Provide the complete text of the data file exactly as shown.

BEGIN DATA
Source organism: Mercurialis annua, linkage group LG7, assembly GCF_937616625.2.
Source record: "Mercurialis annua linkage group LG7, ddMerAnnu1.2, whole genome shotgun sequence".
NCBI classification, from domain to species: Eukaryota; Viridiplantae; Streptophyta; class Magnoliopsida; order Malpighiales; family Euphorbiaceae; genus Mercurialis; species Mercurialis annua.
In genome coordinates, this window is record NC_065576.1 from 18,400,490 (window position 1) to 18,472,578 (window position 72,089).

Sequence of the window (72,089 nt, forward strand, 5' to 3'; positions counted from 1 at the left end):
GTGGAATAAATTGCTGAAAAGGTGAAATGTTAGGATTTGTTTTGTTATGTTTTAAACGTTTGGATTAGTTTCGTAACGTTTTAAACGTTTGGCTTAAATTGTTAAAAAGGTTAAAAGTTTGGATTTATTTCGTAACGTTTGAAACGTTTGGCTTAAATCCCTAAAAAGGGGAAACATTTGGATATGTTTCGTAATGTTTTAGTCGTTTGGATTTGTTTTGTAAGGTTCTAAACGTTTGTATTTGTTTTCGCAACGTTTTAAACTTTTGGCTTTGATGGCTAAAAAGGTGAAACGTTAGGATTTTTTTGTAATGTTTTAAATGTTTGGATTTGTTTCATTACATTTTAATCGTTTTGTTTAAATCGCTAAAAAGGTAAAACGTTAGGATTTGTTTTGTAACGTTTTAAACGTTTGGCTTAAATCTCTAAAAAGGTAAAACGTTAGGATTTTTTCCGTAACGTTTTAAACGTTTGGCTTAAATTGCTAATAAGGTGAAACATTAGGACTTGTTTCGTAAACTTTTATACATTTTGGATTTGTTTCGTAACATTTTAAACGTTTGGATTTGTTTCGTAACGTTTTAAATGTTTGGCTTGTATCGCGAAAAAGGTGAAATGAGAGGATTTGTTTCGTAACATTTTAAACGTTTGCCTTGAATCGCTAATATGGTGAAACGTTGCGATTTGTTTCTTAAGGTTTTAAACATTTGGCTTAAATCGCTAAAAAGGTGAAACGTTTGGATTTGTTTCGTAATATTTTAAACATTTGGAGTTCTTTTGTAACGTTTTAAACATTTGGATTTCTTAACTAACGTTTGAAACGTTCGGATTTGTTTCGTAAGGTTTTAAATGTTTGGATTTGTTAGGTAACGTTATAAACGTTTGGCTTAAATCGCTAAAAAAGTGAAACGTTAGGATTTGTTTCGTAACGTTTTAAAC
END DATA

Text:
Source organism: Mercurialis annua, linkage group LG7, assembly GCF_937616625.2.
Source record: "Mercurialis annua linkage group LG7, ddMerAnnu1.2, whole genome shotgun sequence".
NCBI classification, from domain to species: Eukaryota; Viridiplantae; Streptophyta; class Magnoliopsida; order Malpighiales; family Euphorbiaceae; genus Mercurialis; species Mercurialis annua.
In genome coordinates, this window is record NC_065576.1 from 18,400,490 (window position 1) to 18,472,578 (window position 72,089).

Sequence of the window (72,089 nt, forward strand, 5' to 3'; positions counted from 1 at the left end):
GTGGAATAAATTGCTGAAAAGGTGAAATGTTAGGATTTGTTTTGTTATGTTTTAAACGTTTGGATTAGTTTCGTAACGTTTTAAACGTTTGGCTTAAATTGTTAAAAAGGTTAAAAGTTTGGATTTATTTCGTAACGTTTGAAACGTTTGGCTTAAATCCCTAAAAAGGGGAAACATTTGGATATGTTTCGTAATGTTTTAGTCGTTTGGATTTGTTTTGTAAGGTTCTAAACGTTTGTATTTGTTTTCGCAACGTTTTAAACTTTTGGCTTTGATGGCTAAAAAGGTGAAACGTTAGGATTTTTTTGTAATGTTTTAAATGTTTGGATTTGTTTCATTACATTTTAATCGTTTTGTTTAAATCGCTAAAAAGGTAAAACGTTAGGATTTGTTTTGTAACGTTTTAAACGTTTGGCTTAAATCTCTAAAAAGGTAAAACGTTAGGATTTTTTCCGTAACGTTTTAAACGTTTGGCTTAAATTGCTAATAAGGTGAAACATTAGGACTTGTTTCGTAAACTTTTATACATTTTGGATTTGTTTCGTAACATTTTAAACGTTTGGATTTGTTTCGTAACGTTTTAAATGTTTGGCTTGTATCGCGAAAAAGGTGAAATGAGAGGATTTGTTTCGTAACATTTTAAACGTTTGCCTTGAATCGCTAATATGGTGAAACGTTGCGATTTGTTTCTTAAGGTTTTAAACATTTGGCTTAAATCGCTAAAAAGGTGAAACGTTTGGATTTGTTTCGTAATATTTTAAACATTTGGAGTTCTTTTGTAACGTTTTAAACATTTGGATTTCTTAACTAACGTTTGAAACGTTCGGATTTGTTTCGTAAGGTTTTAAATGTTTGGATTTGTTAGGTAACGTTATAAACGTTTGGCTTAAATCGCTAAAAAAGTGAAACGTTAGGATTTGTTTCGTAACGTTTTAAAC